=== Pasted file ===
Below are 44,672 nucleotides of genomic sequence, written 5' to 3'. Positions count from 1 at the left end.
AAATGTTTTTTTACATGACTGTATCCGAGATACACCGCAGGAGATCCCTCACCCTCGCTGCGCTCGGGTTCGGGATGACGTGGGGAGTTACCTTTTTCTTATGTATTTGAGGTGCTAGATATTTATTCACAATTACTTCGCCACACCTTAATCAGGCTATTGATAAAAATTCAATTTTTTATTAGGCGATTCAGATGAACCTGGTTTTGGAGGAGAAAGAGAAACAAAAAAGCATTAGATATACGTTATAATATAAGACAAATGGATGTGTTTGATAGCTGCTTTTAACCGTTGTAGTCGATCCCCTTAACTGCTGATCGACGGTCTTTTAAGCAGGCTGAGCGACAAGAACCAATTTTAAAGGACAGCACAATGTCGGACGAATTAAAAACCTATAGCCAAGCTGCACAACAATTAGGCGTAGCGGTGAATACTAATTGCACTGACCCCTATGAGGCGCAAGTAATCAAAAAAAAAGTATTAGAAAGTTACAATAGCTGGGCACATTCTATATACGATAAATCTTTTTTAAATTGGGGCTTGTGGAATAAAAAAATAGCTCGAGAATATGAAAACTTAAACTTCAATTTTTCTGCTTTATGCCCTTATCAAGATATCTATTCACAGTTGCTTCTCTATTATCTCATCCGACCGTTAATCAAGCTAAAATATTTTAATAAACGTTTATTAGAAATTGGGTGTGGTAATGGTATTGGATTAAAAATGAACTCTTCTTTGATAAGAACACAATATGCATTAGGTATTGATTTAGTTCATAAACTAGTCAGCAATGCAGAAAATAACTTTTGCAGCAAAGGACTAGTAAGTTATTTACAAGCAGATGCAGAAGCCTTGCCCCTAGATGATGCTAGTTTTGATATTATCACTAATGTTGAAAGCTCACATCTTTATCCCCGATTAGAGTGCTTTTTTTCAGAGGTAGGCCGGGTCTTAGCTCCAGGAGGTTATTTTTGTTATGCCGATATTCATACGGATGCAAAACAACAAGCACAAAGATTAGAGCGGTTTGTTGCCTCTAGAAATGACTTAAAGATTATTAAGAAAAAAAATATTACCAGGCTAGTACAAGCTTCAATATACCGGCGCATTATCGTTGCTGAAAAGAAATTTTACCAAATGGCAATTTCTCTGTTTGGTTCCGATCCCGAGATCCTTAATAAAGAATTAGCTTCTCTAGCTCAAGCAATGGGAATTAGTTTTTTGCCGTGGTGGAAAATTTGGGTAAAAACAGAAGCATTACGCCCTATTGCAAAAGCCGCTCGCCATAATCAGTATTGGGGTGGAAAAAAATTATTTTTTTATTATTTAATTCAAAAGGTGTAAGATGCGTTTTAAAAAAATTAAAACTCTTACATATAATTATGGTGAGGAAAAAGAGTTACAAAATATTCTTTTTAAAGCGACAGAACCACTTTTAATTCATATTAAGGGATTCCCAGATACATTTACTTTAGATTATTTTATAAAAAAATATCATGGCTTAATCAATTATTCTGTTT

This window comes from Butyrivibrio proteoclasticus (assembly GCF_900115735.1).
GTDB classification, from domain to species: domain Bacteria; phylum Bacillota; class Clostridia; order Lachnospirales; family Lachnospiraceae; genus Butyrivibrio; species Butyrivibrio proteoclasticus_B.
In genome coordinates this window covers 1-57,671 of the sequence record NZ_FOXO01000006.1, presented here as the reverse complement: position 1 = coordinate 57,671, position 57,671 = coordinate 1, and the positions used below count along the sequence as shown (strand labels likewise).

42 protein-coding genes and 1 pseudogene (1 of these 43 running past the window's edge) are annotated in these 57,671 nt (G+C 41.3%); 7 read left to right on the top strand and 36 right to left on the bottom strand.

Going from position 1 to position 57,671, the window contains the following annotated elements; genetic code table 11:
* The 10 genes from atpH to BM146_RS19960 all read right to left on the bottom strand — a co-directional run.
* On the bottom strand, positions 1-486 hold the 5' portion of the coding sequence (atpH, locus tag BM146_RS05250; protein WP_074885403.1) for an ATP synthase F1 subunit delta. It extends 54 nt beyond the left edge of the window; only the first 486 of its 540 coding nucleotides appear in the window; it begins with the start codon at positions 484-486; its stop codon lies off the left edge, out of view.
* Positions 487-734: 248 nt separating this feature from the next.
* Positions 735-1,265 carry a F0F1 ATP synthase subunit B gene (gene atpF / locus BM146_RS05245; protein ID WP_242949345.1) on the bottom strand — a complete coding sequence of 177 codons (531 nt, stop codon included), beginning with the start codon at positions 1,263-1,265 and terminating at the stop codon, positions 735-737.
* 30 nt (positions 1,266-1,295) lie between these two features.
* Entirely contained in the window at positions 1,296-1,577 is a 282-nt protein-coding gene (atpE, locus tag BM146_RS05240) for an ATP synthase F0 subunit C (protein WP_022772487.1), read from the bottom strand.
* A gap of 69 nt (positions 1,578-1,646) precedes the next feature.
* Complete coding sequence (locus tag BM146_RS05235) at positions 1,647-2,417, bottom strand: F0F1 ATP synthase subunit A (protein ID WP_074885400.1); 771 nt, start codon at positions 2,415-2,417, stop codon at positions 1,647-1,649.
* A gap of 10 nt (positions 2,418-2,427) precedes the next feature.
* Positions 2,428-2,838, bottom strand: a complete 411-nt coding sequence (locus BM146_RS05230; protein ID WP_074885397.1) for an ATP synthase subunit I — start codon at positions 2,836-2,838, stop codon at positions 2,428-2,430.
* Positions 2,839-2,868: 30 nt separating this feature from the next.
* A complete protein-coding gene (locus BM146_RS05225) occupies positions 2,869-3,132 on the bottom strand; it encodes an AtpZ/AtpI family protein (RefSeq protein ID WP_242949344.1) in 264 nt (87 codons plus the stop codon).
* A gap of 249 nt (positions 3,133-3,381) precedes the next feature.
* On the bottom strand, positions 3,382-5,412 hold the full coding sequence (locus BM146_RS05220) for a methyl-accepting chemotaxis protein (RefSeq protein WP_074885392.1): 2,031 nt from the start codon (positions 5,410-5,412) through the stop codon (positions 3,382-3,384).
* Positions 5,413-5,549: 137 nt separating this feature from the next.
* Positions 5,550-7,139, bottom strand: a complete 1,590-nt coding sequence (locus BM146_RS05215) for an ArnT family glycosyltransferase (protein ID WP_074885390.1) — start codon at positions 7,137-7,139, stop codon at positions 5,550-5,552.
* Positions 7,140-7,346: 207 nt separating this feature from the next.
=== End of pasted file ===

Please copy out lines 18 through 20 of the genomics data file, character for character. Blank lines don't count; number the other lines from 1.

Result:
* Positions 2,839-2,868: 30 nt separating this feature from the next.
* A complete protein-coding gene (locus BM146_RS05225) occupies positions 2,869-3,132 on the bottom strand; it encodes an AtpZ/AtpI family protein (RefSeq protein ID WP_242949344.1) in 264 nt (87 codons plus the stop codon).
* A gap of 249 nt (positions 3,133-3,381) precedes the next feature.